Identifying Closing Processes
Closing a project is a wonderful feeling. Project closure has many requirements for it to be successful, however. Project closure requires a final, complete effort by the project manager, the project team, the project stakeholders, and management to officially close the project and move onto other opportunities. The activities in this process are typically associated with the end of a project, but most may also be completed within project phases, as shown in Figure 3-4.
Auditing Procurement Documents
The project manager has spent the money, but on what? The procurement audit process requires accountability for the monies that have been invested in the project. In some instances, the financial audit is more formal, and an accountant or a finance professional reviews the project’s accounting. In other instances, the process is considered a debriefing and is completed with the project manager and management. In practically all instances, the intensity of the procurement audit is relevant to the autonomy of the project manager: the more power and responsibility the project manager has in an organization, the more accountable he is for the project budget.
Completing Scope Verification
Scope verification is a control process. However, at the end of the project the scope must be verified for final acceptance. This process is completed with the project manager and the key stakeholders. Scope verification is the process of inspecting, touring, and “taking a walk-through” of the project deliverables to confirm that the requirements of the project have been met. Scope verification may happen at different intervals throughout the project, such as at key milestones or phase completions. Scope verification at the end of a project may require a formal sign-off from the customer that the project is complete and to their satisfaction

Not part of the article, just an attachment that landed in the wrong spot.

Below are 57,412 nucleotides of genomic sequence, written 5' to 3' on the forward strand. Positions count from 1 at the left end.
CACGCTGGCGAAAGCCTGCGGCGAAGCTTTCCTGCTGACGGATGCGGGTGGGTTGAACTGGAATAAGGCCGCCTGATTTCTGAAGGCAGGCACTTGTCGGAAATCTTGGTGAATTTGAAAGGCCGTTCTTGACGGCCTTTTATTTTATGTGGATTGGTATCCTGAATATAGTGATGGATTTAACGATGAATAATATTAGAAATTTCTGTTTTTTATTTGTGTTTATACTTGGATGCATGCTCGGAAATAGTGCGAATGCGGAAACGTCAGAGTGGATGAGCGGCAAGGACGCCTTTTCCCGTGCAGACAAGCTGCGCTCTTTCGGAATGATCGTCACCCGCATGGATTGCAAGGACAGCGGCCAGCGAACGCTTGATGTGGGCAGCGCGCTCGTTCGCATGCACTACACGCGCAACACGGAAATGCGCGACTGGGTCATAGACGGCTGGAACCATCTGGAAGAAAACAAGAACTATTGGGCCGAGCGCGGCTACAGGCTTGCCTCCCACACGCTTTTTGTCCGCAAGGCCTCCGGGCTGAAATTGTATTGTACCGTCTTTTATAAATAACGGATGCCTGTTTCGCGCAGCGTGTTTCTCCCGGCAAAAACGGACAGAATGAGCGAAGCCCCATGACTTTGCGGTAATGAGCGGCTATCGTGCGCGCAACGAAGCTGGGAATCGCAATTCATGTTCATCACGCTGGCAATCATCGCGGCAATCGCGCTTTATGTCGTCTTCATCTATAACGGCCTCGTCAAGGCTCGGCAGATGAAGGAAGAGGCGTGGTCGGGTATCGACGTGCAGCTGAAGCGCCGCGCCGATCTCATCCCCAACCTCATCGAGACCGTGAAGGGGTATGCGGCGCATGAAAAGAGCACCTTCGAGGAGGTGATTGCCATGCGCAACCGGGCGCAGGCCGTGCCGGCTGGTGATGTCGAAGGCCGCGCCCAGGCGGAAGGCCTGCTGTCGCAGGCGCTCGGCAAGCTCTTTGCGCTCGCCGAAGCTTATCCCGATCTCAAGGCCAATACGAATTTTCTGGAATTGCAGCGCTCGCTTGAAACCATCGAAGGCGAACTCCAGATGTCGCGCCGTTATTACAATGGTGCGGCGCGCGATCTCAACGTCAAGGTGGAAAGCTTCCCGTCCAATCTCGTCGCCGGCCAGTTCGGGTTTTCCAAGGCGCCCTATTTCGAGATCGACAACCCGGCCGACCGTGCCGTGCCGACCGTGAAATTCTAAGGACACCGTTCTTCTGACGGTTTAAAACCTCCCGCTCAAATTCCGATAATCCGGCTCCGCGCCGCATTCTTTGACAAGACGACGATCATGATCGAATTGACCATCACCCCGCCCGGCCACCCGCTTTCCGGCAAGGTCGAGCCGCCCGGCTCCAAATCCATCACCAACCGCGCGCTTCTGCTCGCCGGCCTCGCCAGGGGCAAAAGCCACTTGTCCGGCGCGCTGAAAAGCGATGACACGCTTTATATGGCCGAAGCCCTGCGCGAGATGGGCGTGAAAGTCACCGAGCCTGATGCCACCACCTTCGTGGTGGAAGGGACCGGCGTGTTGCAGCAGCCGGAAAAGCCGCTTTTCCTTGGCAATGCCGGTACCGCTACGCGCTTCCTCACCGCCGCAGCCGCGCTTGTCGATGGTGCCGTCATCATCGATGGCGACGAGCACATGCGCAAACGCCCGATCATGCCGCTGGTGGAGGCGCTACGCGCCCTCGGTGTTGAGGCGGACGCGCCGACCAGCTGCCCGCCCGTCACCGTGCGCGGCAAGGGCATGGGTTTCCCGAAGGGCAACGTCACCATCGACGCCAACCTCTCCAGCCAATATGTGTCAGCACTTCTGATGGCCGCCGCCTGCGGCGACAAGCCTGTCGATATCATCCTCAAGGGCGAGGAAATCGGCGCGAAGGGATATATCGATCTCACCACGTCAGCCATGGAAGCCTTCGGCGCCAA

the scope has been completed
the scope has been completed
Beware of exam questions that tell you the scope is completed but that the customer is not satisfied.
Know first that if the scope is complete, the project is complete
Closing Vendor Contracts
At the completion of a project or project phase the vendor contracts must be closed out. Confirmation that vendor invoices and purchase orders have been fulfilled, met, and paid is needed to complete the vendor closeout process. Closing out vendor contracts may also require proof or delivery of the goods or services purchased. The vendor contracts may be audited to confirm the vendor responsibilities have been met
Closing Administrative Duties
When the project is completed, the project manager must finalize all reports, document the project experience, and provide evidence of customer acceptance. The project manager will create a final report reflecting the project success, or failure. The project manager will also provide information reflective of the project product and how it met the project requirements, and then will complete the lessons learned documentation
Submitting Final Reports
Once the project documentation has been completed, the project manager will submit the final reports to the appropriate parties as outlined in the communications management plan. The final reports will include variance reports, status reports, cost and schedule accountability, and team member performance reviews, as required by the performing organization